|Born||December 15, 1869
New Providence, New Jersey
|Died||May 4, 1919
New Haven, Connecticut
Joseph Barrell (December 15, 1869 – May 4, 1919) was an American geologist who developed many ideas on the origins of the Earth, isostasy and ideas on the origins of sedimentary rocks. He suggested that they were produced by the action of rivers, winds, and ice (continental), as well as by marine sedimentation. He also independently arrived at the theory of stoping as a mechanism for igneous intrusion. He was elected a Fellow of the American Academy of Arts and Sciences in 1915.
Life and career
The Barrell family originated from a family that migrated from Suffolk in Britain to Boston in 1637. Joseph was born at New Providence on December 15, 1869. His father Henry Ferdinand and his mother Elizabeth née Wisner, of Swiss descent, had owned a farm in Warwick, Orange County, New York before moving to a new farm in New Jersey. Henry Ferdinand was a trustee at the local public library and for the public school and Joseph, the fifth of nine children, grew up in a home surrounded by books. He took a great deal of interest in natural history and astronomy. Joseph went to the local public school until the age of sixteen. he then earned some money teaching at school and later joined Stevens Preparatory School at Hoboken before moving to Lehigh University in 1888. He graduated there and continued studies leading to an MS in 1897. He joined work in the University as an instructor in mining and metallurgy. Barrell taught Geology at Lehigh for three years. He spent a summer in Europe with Herbert E. Gregory and Charles Hyde Warren, travelling on foot, bicycle and third-class trains so as to be able to observe the land and geology with little interest in cities. He married Lena Hopper Bailey in 1902, and in 1903 he was invited by Yale University to develop a course in structural geology. Most of Barrell's key contributions to geology were possible during his time at Yale.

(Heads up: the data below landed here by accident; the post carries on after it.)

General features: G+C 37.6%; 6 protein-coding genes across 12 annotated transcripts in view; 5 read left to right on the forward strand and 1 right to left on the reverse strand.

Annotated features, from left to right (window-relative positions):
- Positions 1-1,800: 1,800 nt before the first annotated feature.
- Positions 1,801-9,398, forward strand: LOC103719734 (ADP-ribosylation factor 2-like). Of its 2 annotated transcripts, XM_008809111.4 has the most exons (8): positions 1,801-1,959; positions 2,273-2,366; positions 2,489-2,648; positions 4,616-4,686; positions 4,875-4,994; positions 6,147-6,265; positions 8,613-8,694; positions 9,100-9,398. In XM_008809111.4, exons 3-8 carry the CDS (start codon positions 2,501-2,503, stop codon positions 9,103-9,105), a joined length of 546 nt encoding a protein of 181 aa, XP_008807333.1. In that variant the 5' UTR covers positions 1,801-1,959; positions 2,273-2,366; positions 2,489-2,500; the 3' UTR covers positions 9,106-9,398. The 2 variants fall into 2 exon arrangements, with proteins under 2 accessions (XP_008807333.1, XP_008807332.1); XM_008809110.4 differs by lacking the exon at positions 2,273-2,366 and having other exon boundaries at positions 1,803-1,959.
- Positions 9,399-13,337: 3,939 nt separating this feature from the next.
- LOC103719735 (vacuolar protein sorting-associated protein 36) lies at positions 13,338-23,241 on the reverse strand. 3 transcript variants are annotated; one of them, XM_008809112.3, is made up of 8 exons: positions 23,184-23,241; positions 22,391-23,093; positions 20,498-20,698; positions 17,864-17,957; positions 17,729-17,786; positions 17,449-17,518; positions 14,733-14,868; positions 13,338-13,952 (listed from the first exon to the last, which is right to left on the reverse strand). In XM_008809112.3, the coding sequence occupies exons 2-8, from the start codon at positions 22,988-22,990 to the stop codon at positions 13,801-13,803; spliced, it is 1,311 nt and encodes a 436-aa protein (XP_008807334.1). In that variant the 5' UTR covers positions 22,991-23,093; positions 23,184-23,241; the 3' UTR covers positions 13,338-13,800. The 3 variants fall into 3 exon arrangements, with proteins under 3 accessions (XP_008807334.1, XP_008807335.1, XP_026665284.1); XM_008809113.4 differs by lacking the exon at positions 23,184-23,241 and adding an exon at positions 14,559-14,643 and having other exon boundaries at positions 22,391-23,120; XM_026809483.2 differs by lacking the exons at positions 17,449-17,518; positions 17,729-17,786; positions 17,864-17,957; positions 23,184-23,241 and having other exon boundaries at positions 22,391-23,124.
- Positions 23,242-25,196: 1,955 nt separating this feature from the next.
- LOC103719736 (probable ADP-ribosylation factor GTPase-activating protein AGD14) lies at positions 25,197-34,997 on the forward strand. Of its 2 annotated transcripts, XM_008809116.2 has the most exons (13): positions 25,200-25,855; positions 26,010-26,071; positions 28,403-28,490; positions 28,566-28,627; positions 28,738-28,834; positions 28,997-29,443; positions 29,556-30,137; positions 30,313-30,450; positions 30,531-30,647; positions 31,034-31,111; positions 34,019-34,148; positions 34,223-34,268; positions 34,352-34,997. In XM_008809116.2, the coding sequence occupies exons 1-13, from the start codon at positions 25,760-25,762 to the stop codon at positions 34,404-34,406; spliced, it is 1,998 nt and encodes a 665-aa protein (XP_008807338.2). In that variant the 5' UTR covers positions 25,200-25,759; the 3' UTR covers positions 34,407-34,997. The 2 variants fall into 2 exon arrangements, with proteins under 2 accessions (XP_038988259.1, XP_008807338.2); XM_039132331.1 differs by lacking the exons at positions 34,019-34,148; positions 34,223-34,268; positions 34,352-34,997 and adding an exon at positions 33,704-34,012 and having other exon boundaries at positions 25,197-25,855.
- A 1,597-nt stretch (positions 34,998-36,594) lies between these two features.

Contributions to geology
Some of Barrell's early work was in applied geology, dealing with the problems of measuring and estimating coal yields in the Lehigh Valley Coal Company (1894). He also worked with the United States Geological Survey to study the Elkhorn Mining District of Montana (1899). Some of the work done here became part of his doctoral dissertation. In 1900 he again worked with the USGS and produced a study "Geology of the Marysville Mining District, Montana: a Study of Igneous Intrusions and Contact Metamorphism." The study of rock metamorphism became a major interest and in 1914 he wrote about the "Relations of Subjacent Igneous Invasions to Regional Metamorphism." Another major advance he made was in the production of marine sediments and his ideas on how to determine ancient shore lines. Another area that he took an interest in was in the origin of the earth. He examined the theories of Chamberlin–Moulton planetesimal hypothesis and questioned the idea that planetesimals grew by very gradual accretion of dust. Barrell suggested that most of the finer sediment on the surface of the earth or under the ocean had been produced by weathering. Barrell's approach to scientific questions was to collect all evidence, generate multiple hypotheses and argue through all hypotheses to look for consistency or the lack of it in explaining other observations. An example of his original thinking was in his examination of the evolution of air-breathing in fishes in the light of evidence for climatic and environmental changes.
- "Book of Members, 1780-2010: Chapter B". American Academy of Arts and Sciences. Retrieved May 17, 2011.
- Schuchert, Charles (1919). Biographical memoir of Joseph Barrell 1869-1919. National Academy of Sciences.
- Schuchert, C (1919). "Joseph Barrell (1869-1919)". American Journal of Science 48 (286): 251–280.
- Willis, Bailey (1919). "Joseph Barrell and his work.". Jour. Geology 27: 664–672.
- Geology of the Marysville mining district, Montana (1907)
- Central Connecticut in the geologic past (1915)
- The strength of the earths crust (1914-15)
- The evolution of the earth and its inhabitants; a series delivered before the Yale chapter of the Sigma xi during the academic year 1916-1917 (1918)
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